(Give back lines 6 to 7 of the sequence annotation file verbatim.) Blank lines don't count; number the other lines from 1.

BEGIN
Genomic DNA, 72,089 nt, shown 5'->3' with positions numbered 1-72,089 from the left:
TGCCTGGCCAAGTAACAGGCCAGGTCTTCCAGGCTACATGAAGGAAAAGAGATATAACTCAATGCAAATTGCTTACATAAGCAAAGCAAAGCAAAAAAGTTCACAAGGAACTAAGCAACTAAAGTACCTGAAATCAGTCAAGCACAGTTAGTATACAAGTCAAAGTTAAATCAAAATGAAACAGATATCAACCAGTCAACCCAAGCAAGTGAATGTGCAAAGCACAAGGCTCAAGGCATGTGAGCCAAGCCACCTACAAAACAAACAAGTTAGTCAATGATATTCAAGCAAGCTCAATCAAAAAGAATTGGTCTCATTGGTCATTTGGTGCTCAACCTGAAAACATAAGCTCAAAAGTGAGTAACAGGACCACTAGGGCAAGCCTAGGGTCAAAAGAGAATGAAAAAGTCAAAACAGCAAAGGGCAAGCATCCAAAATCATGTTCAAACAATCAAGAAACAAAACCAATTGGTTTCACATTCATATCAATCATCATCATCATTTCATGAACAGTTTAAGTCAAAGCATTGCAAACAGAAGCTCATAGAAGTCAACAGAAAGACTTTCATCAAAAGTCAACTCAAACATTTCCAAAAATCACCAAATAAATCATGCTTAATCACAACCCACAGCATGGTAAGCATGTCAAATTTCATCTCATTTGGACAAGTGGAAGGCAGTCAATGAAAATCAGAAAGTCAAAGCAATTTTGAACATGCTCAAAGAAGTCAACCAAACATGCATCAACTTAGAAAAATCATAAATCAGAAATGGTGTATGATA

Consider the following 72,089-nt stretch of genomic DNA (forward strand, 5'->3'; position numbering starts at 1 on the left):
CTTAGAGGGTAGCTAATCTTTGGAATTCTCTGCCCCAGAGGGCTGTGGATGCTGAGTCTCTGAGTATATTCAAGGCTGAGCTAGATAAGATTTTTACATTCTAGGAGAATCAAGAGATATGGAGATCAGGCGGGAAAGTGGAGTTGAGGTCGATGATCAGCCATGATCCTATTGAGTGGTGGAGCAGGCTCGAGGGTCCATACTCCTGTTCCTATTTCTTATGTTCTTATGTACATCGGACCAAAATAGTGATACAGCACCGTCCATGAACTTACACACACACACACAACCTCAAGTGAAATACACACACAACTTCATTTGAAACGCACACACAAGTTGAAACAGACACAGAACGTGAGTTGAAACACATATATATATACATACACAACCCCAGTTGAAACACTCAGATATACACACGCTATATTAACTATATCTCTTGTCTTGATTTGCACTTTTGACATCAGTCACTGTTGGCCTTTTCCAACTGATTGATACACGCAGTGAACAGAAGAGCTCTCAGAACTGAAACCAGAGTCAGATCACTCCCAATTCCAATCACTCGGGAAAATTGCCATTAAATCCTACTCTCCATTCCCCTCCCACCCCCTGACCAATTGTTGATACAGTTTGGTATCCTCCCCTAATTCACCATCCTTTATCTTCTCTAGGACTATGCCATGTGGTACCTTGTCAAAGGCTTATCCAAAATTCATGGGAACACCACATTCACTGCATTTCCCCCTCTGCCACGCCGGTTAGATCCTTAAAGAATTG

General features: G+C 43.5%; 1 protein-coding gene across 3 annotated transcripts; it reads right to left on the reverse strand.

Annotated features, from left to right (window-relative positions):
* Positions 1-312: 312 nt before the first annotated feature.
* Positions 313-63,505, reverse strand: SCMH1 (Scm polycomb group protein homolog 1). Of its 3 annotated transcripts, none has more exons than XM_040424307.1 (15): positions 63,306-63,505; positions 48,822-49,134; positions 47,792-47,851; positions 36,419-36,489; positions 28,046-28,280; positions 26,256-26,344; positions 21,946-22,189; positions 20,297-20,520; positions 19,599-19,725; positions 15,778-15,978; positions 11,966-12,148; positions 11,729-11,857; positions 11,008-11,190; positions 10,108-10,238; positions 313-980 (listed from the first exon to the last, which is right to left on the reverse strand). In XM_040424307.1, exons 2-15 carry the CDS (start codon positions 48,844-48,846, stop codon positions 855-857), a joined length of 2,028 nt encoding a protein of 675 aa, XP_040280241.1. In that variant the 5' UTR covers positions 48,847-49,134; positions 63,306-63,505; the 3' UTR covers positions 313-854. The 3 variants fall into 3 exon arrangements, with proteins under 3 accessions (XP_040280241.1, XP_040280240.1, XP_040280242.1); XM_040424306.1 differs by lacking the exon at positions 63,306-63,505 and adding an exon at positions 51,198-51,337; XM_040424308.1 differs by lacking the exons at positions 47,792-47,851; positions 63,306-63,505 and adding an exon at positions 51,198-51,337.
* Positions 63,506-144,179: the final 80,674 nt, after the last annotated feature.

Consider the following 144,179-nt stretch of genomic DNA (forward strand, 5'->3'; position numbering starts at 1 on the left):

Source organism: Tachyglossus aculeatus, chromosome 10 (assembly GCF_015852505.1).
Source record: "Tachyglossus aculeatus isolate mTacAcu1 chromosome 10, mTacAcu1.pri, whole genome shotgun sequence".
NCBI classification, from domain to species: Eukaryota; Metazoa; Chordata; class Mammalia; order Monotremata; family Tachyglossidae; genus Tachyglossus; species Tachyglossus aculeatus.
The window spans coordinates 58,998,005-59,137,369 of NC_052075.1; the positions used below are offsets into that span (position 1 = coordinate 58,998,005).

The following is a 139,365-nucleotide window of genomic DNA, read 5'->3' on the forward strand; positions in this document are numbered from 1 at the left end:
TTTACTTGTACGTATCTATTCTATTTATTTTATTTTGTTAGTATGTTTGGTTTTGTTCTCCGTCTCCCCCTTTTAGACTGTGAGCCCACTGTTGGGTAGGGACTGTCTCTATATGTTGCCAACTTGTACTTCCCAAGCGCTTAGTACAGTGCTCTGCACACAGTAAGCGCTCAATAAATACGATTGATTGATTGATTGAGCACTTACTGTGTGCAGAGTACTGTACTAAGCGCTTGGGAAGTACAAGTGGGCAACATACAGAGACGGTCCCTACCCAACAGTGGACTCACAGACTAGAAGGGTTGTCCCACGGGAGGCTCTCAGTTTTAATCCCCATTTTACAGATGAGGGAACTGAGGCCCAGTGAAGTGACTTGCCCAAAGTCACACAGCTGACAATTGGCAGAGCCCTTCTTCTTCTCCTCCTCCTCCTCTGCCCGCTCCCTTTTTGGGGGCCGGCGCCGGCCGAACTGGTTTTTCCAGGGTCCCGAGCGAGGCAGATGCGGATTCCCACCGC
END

Annotated features, from left to right (window-relative positions):
* Positions 1-312: 312 nt before the first annotated feature.